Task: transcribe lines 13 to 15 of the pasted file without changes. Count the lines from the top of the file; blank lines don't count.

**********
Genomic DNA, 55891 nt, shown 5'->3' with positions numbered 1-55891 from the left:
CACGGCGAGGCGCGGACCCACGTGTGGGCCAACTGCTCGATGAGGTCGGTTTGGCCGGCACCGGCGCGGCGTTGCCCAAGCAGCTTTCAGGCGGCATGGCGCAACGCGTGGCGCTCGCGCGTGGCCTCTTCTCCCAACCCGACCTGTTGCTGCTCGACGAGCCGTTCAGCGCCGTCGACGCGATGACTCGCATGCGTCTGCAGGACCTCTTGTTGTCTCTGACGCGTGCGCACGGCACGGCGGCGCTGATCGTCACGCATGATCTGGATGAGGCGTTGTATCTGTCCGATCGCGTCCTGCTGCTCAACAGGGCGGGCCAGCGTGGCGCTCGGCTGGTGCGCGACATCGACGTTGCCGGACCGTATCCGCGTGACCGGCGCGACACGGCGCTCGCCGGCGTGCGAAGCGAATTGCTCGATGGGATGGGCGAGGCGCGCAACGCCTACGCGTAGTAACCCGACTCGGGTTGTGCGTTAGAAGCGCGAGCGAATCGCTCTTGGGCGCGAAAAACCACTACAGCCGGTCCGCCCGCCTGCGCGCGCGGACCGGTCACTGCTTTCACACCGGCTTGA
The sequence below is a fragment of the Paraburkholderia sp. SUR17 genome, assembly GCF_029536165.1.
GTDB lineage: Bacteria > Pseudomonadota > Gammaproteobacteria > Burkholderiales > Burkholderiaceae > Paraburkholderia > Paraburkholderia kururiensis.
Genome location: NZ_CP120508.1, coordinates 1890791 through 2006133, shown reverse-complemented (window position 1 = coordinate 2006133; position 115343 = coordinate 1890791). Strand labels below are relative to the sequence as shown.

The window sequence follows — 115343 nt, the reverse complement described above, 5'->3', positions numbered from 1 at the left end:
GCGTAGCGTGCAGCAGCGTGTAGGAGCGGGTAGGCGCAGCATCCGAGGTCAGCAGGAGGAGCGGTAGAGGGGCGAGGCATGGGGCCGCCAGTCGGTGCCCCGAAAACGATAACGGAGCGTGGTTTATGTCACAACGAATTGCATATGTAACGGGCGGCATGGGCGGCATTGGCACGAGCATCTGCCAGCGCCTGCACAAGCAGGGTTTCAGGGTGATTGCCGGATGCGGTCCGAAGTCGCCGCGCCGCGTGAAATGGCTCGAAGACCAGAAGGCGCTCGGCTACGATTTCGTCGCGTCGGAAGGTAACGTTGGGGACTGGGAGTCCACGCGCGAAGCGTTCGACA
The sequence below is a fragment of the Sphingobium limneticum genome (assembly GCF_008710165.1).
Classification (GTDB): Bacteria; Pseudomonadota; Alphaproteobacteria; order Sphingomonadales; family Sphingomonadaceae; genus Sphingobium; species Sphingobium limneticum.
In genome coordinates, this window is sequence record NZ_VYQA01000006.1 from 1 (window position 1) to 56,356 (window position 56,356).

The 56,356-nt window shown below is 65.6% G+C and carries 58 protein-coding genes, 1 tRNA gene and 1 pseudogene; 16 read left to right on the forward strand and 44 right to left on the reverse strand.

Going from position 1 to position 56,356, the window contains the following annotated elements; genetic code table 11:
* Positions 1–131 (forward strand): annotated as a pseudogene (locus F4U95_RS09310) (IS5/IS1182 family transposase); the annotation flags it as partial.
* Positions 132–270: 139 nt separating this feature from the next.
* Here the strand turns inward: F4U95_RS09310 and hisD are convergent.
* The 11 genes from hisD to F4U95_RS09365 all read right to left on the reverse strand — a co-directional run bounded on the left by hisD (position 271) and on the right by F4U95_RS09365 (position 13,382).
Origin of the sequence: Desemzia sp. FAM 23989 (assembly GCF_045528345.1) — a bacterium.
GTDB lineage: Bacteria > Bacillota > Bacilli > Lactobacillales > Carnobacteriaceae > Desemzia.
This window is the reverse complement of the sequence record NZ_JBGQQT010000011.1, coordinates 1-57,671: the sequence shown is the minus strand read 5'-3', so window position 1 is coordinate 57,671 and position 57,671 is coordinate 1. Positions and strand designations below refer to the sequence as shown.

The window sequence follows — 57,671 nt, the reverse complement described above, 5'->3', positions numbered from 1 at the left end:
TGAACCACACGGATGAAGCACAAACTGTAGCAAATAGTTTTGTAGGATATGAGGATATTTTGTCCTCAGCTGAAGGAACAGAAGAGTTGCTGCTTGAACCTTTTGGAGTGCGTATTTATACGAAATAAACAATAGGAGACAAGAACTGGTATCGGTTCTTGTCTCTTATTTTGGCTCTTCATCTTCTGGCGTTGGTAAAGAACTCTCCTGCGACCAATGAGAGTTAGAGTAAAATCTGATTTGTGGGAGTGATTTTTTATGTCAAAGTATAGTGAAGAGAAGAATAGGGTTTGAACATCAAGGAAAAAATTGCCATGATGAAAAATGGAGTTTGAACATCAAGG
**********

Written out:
* Positions 1–131 (forward strand): annotated as a pseudogene (locus F4U95_RS09310) (IS5/IS1182 family transposase); the annotation flags it as partial.
* Positions 132–270: 139 nt separating this feature from the next.
* Here the strand turns inward: F4U95_RS09310 and hisD are convergent.